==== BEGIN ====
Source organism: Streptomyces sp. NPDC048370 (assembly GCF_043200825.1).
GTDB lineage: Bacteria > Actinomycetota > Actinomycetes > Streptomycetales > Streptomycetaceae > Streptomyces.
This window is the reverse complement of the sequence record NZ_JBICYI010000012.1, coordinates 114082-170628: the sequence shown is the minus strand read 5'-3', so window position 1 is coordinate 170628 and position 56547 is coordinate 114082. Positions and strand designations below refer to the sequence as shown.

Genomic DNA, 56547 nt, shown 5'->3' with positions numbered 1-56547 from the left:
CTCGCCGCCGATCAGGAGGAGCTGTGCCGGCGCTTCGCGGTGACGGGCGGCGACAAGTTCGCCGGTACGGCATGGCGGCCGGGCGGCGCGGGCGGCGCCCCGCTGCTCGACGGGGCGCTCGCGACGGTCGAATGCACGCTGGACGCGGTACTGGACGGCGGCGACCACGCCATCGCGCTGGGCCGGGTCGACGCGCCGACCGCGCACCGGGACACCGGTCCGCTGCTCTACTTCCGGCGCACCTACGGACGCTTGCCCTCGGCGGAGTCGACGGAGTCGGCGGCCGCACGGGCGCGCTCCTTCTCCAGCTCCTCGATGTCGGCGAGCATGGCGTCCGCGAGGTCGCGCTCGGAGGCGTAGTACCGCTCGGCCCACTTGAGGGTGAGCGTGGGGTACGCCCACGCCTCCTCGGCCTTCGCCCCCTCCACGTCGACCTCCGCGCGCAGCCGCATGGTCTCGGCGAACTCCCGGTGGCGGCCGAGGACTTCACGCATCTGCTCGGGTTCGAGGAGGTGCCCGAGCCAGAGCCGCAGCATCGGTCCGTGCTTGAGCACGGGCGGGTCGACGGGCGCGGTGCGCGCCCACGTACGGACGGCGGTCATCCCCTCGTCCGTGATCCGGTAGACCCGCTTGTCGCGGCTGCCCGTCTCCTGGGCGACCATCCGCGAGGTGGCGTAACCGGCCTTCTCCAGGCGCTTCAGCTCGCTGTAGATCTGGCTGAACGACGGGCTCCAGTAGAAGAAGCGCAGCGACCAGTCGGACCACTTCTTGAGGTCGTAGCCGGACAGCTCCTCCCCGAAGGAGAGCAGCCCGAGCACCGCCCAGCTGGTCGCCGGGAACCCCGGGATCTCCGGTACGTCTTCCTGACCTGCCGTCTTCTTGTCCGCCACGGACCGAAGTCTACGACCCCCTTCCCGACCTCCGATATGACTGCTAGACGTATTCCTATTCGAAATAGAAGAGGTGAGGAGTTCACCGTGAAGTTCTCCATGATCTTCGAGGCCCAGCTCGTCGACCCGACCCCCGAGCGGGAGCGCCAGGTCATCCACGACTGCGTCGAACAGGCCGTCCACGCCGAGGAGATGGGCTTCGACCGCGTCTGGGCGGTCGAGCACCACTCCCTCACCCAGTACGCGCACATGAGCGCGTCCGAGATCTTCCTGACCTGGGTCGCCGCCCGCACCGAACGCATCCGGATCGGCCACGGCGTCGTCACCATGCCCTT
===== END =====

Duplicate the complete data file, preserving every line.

Source organism: Streptomyces sp. NPDC048370 (assembly GCF_043200825.1).
GTDB lineage: Bacteria > Actinomycetota > Actinomycetes > Streptomycetales > Streptomycetaceae > Streptomyces.
This window is the reverse complement of the sequence record NZ_JBICYI010000012.1, coordinates 114082-170628: the sequence shown is the minus strand read 5'-3', so window position 1 is coordinate 170628 and position 56547 is coordinate 114082. Positions and strand designations below refer to the sequence as shown.

Genomic DNA, 56547 nt, shown 5'->3' with positions numbered 1-56547 from the left:
CTCGCCGCCGATCAGGAGGAGCTGTGCCGGCGCTTCGCGGTGACGGGCGGCGACAAGTTCGCCGGTACGGCATGGCGGCCGGGCGGCGCGGGCGGCGCCCCGCTGCTCGACGGGGCGCTCGCGACGGTCGAATGCACGCTGGACGCGGTACTGGACGGCGGCGACCACGCCATCGCGCTGGGCCGGGTCGACGCGCCGACCGCGCACCGGGACACCGGTCCGCTGCTCTACTTCCGGCGCACCTACGGACGCTTGCCCTCGGCGGAGTCGACGGAGTCGGCGGCCGCACGGGCGCGCTCCTTCTCCAGCTCCTCGATGTCGGCGAGCATGGCGTCCGCGAGGTCGCGCTCGGAGGCGTAGTACCGCTCGGCCCACTTGAGGGTGAGCGTGGGGTACGCCCACGCCTCCTCGGCCTTCGCCCCCTCCACGTCGACCTCCGCGCGCAGCCGCATGGTCTCGGCGAACTCCCGGTGGCGGCCGAGGACTTCACGCATCTGCTCGGGTTCGAGGAGGTGCCCGAGCCAGAGCCGCAGCATCGGTCCGTGCTTGAGCACGGGCGGGTCGACGGGCGCGGTGCGCGCCCACGTACGGACGGCGGTCATCCCCTCGTCCGTGATCCGGTAGACCCGCTTGTCGCGGCTGCCCGTCTCCTGGGCGACCATCCGCGAGGTGGCGTAACCGGCCTTCTCCAGGCGCTTCAGCTCGCTGTAGATCTGGCTGAACGACGGGCTCCAGTAGAAGAAGCGCAGCGACCAGTCGGACCACTTCTTGAGGTCGTAGCCGGACAGCTCCTCCCCGAAGGAGAGCAGCCCGAGCACCGCCCAGCTGGTCGCCGGGAACCCCGGGATCTCCGGTACGTCTTCCTGACCTGCCGTCTTCTTGTCCGCCACGGACCGAAGTCTACGACCCCCTTCCCGACCTCCGATATGACTGCTAGACGTATTCCTATTCGAAATAGAAGAGGTGAGGAGTTCACCGTGAAGTTCTCCATGATCTTCGAGGCCCAGCTCGTCGACCCGACCCCCGAGCGGGAGCGCCAGGTCATCCACGACTGCGTCGAACAGGCCGTCCACGCCGAGGAGATGGGCTTCGACCGCGTCTGGGCGGTCGAGCACCACTCCCTCACCCAGTACGCGCACATGAGCGCGTCCGAGATCTTCCTGACCTGGGTCGCCGCCCGCACCGAACGCATCCGGATCGGCCACGGCGTCGTCACCATGCCCTT